Japan lacks the administrative system it requires to export nuclear technology to Vietnam despite agreements to export and finance two reactors in the country, after it scrapped the agency in charge last year following the 2011 Fukushima disaster, government officials said Saturday.
Although Prime Minister Shinzo Abe sees the export of nuclear technology as one of the pillars of his economic growth strategy, the Japan-Vietnam nuclear cooperation may not proceed as scheduled, they said.
Under domestic rules, the government has to confirm that the importing country has nuclear safety regulations in place and complies with international rules before the state-backed Japan Bank for International Cooperation lends money for the export, the officials said.
The now-defunct Nuclear and Industrial Safety Agency had been in charge of confirming the safety of parts and machinery for export, even though Japan has yet to ship a reactor anywhere in the world, they said.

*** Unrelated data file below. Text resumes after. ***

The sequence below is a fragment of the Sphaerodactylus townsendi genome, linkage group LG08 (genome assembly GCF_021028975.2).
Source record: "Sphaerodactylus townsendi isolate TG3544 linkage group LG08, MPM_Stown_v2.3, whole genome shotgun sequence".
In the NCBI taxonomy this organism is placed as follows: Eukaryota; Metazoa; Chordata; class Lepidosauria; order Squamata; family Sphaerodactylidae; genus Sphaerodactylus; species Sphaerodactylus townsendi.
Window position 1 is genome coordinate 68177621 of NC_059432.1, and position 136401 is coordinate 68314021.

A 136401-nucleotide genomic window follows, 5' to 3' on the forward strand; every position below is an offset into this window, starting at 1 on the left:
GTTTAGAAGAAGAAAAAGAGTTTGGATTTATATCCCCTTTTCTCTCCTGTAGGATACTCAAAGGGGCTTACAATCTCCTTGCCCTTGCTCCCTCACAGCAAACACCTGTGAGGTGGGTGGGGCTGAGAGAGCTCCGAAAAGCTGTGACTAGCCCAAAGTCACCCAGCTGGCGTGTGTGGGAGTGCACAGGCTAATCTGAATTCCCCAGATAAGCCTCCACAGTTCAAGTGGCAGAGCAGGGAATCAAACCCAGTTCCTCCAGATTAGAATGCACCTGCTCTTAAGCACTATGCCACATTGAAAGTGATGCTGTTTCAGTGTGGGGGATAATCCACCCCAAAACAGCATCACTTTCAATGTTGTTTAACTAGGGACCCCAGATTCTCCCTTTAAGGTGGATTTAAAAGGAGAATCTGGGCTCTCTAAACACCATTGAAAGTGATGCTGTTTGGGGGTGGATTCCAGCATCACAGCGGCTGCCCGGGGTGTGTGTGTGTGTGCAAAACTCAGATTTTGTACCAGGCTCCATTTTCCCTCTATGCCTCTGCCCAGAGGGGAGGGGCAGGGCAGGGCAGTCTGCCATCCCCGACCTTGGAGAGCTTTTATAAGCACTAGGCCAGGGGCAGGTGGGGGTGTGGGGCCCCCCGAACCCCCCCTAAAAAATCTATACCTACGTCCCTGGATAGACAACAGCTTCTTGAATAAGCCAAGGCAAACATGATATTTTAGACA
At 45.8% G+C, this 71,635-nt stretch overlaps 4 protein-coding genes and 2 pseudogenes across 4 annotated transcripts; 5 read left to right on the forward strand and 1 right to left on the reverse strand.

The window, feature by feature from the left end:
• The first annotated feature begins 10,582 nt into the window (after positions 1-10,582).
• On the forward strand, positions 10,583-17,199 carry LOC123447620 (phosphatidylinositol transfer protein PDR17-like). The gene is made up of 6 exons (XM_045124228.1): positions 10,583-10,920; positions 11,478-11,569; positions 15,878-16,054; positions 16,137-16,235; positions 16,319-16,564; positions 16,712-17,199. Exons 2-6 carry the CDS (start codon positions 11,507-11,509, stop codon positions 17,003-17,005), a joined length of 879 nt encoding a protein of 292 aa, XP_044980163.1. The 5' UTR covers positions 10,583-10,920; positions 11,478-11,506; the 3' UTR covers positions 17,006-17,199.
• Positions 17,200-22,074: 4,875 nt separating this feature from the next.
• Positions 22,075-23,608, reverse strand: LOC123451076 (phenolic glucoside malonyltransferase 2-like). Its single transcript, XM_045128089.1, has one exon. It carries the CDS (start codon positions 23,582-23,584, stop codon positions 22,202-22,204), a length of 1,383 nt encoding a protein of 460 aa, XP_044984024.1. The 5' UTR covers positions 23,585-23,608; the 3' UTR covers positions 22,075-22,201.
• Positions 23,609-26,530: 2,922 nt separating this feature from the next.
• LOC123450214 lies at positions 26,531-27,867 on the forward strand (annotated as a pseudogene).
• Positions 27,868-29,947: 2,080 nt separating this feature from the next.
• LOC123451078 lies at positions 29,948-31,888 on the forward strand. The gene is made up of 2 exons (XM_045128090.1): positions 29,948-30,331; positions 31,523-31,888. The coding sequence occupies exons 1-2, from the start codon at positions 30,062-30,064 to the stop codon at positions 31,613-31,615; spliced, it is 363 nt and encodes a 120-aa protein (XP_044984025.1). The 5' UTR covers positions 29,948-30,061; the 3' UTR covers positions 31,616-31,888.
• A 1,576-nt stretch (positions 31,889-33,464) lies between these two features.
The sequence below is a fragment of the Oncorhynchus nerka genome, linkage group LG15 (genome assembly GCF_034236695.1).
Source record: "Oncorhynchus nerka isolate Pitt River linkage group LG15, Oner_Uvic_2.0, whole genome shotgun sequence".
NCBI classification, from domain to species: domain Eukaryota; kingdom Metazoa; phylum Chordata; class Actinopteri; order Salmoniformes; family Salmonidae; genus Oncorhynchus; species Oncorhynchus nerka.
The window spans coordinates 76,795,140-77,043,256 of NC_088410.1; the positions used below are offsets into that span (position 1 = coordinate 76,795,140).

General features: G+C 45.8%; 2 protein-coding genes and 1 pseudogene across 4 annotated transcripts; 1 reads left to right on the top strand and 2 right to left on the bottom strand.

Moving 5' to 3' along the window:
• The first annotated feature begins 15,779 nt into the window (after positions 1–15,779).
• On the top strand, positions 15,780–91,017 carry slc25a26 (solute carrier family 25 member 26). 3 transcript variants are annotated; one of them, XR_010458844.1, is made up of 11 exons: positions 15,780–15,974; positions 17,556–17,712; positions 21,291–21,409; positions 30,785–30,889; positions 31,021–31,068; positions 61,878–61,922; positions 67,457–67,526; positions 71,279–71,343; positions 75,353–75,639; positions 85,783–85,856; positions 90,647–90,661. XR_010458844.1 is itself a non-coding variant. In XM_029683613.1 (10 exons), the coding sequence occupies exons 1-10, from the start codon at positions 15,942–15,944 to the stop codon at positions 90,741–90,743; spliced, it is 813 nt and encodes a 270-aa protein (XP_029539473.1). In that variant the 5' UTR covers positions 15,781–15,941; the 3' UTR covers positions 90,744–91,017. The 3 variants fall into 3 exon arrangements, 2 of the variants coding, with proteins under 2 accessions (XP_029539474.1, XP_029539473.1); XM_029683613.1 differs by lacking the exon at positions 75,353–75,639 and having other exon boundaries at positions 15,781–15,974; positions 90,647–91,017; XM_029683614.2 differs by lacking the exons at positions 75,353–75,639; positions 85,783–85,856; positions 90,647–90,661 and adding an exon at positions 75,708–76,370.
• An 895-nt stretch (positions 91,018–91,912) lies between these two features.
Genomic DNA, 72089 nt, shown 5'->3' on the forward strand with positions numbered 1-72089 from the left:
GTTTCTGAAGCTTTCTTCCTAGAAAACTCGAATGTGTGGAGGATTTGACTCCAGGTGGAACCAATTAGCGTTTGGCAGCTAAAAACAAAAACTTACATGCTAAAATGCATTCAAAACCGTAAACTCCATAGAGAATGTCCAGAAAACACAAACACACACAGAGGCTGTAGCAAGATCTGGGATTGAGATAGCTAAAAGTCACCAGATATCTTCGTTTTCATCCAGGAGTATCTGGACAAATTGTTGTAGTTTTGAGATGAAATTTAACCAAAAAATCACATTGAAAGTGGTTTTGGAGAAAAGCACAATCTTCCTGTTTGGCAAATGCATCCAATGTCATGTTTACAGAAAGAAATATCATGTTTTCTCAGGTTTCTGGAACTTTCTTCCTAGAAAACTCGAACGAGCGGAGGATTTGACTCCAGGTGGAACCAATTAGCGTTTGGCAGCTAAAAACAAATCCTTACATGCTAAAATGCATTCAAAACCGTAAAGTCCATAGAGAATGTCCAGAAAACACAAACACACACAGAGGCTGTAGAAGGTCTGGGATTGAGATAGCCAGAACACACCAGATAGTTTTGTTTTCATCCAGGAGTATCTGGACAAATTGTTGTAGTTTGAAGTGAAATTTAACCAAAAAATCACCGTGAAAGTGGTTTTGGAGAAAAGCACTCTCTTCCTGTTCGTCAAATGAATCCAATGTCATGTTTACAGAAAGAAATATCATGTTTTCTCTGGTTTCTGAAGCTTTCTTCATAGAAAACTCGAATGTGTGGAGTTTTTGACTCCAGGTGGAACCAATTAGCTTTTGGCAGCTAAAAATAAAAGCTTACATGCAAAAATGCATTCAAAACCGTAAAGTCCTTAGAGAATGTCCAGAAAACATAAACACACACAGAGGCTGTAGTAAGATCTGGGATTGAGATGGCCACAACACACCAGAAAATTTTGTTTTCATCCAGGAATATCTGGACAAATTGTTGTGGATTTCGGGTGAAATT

But the Nuclear Regulation Authority, launched in September last year as the new nuclear regulation authority, will not engage in procedures on the safety of nuclear export, the officials said citing what its secretariat told the energy agency in January.
The Agency for Natural Resources and Energy is considering having experts confirm the safety, but exactly when a new system will be established is unknown, the agency officials said.
Vietnam agreed with Japan in October 2010 to import two Japanese nuclear reactors, and Tokyo has since agreed to finance the projects -- each estimated to cost hundreds of billions of yen -- with loans mainly from JBIC. Vietnam is expected to start generating nuclear power in 2021.
While the Japanese manufacturers to be involved have yet to be decided, JBIC is poised to extend loans after contracts are signed between the manufacturers and the Vietnamese side and the government confirms the export safe, a JBIC official said.